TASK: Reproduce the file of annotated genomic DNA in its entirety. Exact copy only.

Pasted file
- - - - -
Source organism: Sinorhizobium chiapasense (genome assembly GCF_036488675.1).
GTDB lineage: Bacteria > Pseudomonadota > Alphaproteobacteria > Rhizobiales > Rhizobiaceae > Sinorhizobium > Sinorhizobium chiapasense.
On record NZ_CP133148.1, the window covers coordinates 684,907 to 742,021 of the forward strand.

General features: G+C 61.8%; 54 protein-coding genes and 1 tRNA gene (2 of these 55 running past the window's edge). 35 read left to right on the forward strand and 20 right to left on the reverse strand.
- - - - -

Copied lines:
Source organism: Sinorhizobium chiapasense (genome assembly GCF_036488675.1).
GTDB lineage: Bacteria > Pseudomonadota > Alphaproteobacteria > Rhizobiales > Rhizobiaceae > Sinorhizobium > Sinorhizobium chiapasense.
On record NZ_CP133148.1, the window covers coordinates 684,907 to 742,021 of the forward strand.

General features: G+C 61.8%; 54 protein-coding genes and 1 tRNA gene (2 of these 55 running past the window's edge). 35 read left to right on the forward strand and 20 right to left on the reverse strand.